The main response of the Welsh Government so far has been to blame others for the state of Wales. Carwin Jones and his Labour ministers are habitually pointing the finger at Westminster when they are criticised for their poor performance. It is London, so their story goes, who should shoulder the blame. The statistics however belie this argument as a cheap attempt to avoid taking responsibility for their own actions. Wales receives much more from the treasury than it puts into the coffers of the chancellor. In 2006/7, according to official figures, £19.3 billion were raised in taxes and duties in Wales, whilst governmental spending reached £28.2 bn in the same year. Which makes Wales a net recipient of public money.

It seems that as long as the Welsh Government is in denial about its own responsibility for the devastating economic situation in Wales and as long as the Labour party clings to the mirage that public sector employment is the only way to tackle socio-economic deprivation, little will change in the land of Glyndwr.


  1. From a Welshman living in England, 'danke'. I have followed the self inflicted travails of my fellow countrymen for many years. The attitude is, I'm afraid, that it's always someone else’s fault. Coming top of the world league tables for obesity and bottom for education is the fault of food companies and a competitive school environment. The solution to deal with poor exam results is to drop SAT's tests, so nobody finds out how bad it is until it's too lat; and of course chose an exam board which promises really easy exams and lots of C' grades without working too hard.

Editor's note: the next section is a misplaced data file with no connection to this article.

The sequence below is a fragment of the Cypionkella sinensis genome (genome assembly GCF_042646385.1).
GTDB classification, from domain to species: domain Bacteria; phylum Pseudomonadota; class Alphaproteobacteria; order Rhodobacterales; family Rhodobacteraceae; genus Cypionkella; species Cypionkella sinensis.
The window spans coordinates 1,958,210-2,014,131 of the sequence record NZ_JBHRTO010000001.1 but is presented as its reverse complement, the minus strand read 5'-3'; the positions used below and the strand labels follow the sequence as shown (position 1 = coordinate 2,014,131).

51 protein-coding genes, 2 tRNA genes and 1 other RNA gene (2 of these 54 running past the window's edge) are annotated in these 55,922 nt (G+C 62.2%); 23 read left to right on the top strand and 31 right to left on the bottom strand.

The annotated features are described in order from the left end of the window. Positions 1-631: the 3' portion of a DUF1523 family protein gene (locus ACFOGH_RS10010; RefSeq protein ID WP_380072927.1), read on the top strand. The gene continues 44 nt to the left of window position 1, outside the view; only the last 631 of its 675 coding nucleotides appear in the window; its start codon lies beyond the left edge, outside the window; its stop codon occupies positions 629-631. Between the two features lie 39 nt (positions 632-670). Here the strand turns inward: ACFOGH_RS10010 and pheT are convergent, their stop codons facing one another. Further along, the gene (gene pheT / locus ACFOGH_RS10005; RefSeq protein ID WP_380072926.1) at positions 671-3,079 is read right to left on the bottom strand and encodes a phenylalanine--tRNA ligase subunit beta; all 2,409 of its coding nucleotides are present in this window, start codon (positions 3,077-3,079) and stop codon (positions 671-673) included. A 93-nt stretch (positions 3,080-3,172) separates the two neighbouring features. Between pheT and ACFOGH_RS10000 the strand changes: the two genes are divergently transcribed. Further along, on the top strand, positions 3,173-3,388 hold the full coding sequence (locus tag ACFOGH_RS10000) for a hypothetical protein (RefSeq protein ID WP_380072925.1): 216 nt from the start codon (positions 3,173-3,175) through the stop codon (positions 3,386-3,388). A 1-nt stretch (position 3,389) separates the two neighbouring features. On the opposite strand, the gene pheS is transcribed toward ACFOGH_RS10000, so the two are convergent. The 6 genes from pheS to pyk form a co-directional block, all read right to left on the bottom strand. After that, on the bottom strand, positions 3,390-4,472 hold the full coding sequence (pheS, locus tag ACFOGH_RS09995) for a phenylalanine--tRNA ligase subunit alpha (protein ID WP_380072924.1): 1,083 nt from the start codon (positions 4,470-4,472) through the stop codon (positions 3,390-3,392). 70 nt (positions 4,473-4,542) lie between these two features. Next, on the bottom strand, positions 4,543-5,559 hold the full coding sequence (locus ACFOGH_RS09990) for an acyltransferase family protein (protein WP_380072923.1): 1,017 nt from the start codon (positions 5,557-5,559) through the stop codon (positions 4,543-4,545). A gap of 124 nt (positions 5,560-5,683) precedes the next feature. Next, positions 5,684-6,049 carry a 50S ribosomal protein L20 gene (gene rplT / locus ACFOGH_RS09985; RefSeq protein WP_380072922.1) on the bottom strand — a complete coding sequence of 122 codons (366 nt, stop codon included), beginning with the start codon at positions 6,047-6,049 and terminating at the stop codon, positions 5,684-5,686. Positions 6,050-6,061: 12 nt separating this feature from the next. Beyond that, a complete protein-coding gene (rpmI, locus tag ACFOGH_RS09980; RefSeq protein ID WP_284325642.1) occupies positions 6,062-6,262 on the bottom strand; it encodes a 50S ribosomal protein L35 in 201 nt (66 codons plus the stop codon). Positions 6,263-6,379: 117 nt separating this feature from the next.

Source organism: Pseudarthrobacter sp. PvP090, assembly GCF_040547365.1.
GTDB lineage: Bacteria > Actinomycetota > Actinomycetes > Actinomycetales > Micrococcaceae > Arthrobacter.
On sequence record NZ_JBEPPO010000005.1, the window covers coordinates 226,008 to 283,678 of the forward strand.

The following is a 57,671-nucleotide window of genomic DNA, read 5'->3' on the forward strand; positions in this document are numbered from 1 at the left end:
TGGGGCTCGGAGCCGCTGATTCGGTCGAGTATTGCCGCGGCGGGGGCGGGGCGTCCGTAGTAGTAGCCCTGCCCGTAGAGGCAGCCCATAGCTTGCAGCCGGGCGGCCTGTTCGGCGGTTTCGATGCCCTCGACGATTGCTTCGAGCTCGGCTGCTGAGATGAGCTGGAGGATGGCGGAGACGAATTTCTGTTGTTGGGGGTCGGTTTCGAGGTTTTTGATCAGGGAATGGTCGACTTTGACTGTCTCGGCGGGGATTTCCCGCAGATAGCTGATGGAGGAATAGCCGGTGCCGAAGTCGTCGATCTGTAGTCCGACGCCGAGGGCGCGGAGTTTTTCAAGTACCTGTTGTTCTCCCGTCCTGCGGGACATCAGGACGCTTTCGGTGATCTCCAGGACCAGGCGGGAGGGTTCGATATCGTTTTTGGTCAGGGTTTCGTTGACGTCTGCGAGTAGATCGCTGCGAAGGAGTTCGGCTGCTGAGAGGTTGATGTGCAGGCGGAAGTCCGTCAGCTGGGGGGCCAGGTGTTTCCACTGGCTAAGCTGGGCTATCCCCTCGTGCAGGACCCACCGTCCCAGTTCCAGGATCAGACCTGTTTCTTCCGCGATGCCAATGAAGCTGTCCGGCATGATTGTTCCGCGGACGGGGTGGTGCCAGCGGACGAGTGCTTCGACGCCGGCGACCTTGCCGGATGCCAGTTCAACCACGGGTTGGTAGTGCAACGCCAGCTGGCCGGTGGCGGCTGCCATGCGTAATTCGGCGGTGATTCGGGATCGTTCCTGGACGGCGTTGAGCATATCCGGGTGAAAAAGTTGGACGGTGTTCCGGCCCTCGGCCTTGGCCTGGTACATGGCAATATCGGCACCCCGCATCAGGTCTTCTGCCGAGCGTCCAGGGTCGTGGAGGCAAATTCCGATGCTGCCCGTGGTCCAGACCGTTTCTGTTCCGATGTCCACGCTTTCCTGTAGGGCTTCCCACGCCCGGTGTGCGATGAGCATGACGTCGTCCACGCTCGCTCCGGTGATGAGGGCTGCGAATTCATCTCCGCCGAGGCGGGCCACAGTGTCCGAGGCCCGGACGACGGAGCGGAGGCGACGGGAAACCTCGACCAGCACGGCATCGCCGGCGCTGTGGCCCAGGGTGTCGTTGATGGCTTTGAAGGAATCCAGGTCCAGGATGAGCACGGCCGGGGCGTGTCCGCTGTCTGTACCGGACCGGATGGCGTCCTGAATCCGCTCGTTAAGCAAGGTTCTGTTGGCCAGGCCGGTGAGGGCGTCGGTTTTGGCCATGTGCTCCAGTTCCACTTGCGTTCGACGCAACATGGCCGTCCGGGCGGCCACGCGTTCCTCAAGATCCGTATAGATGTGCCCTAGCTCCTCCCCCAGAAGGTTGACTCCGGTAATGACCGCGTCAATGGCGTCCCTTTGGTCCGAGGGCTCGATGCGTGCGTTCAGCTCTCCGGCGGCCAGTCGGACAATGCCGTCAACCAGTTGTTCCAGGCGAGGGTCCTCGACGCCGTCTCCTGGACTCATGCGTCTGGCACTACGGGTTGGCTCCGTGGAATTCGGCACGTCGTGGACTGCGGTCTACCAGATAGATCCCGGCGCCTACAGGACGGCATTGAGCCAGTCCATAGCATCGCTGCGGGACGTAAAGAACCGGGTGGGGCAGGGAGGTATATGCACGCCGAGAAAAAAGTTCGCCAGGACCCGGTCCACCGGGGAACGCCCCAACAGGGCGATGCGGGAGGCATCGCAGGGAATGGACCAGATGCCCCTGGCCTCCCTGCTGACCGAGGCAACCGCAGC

The result is, from my own experience, that a high proportion of middle managers in Welsh industry are of such low calibre their intention is to mark time, keep their heads down, not make meaningful decisions and stay in the job for a couple of years. The loss of job is then not by sacking due to incompetence but by redundancy as the company cannot generate a profit.
    Any form of competitive emphasis is talked down in the assembly. The assembly members, have jobs for lives as long as they don't vote for anything which would mean their constituents making an effort. Keep them voting with free stuff. Prescriptions, travel, tertiary education. Start "initiatives" to combat social and health problems which are led by famous rugby players. More bureaucracy

  2. Chris,

    many thanks for your thoughtful comments. Yes, I agree. There is a strong tendency to point the finger at others. And as you mentioned, many in the economic and political elite are lacking the ability to 'think big'. Aspirations are often discouraged, rather than encouraged. I lived in Swansea for a couple of years and came across what Dylan Thomas said about Swansea, which may just be true for so much of our attitudes towards achievements: 'The graveyard of ambition'. Let's think about how to change this!

  3. Well of course we have reason to blame others it normally England that shut down the factories, and the jobs then again of course you can go back to Germany many of us are stuck here. My old man came from Gera.